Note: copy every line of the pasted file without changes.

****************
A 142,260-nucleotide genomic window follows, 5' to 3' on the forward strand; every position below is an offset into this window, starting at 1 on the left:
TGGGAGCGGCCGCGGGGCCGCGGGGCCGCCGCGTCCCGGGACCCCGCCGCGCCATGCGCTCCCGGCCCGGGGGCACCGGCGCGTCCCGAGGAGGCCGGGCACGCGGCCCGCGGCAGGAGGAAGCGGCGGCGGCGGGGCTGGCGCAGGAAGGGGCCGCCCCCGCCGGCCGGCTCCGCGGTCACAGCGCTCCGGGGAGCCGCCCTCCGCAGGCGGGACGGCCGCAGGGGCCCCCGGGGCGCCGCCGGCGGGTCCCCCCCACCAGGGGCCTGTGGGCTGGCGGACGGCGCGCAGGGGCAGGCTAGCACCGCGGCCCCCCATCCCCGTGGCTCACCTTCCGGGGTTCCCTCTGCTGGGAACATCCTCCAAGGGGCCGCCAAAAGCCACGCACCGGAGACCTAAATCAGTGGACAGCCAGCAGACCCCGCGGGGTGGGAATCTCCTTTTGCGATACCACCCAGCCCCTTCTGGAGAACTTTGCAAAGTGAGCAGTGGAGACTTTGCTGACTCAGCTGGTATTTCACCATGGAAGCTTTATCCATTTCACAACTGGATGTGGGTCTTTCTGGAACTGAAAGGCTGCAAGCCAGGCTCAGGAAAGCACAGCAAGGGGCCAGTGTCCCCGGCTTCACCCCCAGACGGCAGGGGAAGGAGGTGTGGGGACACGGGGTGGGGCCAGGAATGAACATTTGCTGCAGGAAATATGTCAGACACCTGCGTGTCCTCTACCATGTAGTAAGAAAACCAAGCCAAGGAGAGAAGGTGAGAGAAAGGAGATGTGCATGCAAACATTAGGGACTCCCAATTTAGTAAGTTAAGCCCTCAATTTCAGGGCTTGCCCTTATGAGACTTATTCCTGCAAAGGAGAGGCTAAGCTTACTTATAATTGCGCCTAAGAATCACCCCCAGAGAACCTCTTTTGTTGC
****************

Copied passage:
A 142,260-nucleotide genomic window follows, 5' to 3' on the forward strand; every position below is an offset into this window, starting at 1 on the left:
TGGGAGCGGCCGCGGGGCCGCGGGGCCGCCGCGTCCCGGGACCCCGCCGCGCCATGCGCTCCCGGCCCGGGGGCACCGGCGCGTCCCGAGGAGGCCGGGCACGCGGCCCGCGGCAGGAGGAAGCGGCGGCGGCGGGGCTGGCGCAGGAAGGGGCCGCCCCCGCCGGCCGGCTCCGCGGTCACAGCGCTCCGGGGAGCCGCCCTCCGCAGGCGGGACGGCCGCAGGGGCCCCCGGGGCGCCGCCGGCGGGTCCCCCCCACCAGGGGCCTGTGGGCTGGCGGACGGCGCGCAGGGGCAGGCTAGCACCGCGGCCCCCCATCCCCGTGGCTCACCTTCCGGGGTTCCCTCTGCTGGGAACATCCTCCAAGGGGCCGCCAAAAGCCACGCACCGGAGACCTAAATCAGTGGACAGCCAGCAGACCCCGCGGGGTGGGAATCTCCTTTTGCGATACCACCCAGCCCCTTCTGGAGAACTTTGCAAAGTGAGCAGTGGAGACTTTGCTGACTCAGCTGGTATTTCACCATGGAAGCTTTATCCATTTCACAACTGGATGTGGGTCTTTCTGGAACTGAAAGGCTGCAAGCCAGGCTCAGGAAAGCACAGCAAGGGGCCAGTGTCCCCGGCTTCACCCCCAGACGGCAGGGGAAGGAGGTGTGGGGACACGGGGTGGGGCCAGGAATGAACATTTGCTGCAGGAAATATGTCAGACACCTGCGTGTCCTCTACCATGTAGTAAGAAAACCAAGCCAAGGAGAGAAGGTGAGAGAAAGGAGATGTGCATGCAAACATTAGGGACTCCCAATTTAGTAAGTTAAGCCCTCAATTTCAGGGCTTGCCCTTATGAGACTTATTCCTGCAAAGGAGAGGCTAAGCTTACTTATAATTGCGCCTAAGAATCACCCCCAGAGAACCTCTTTTGTTGC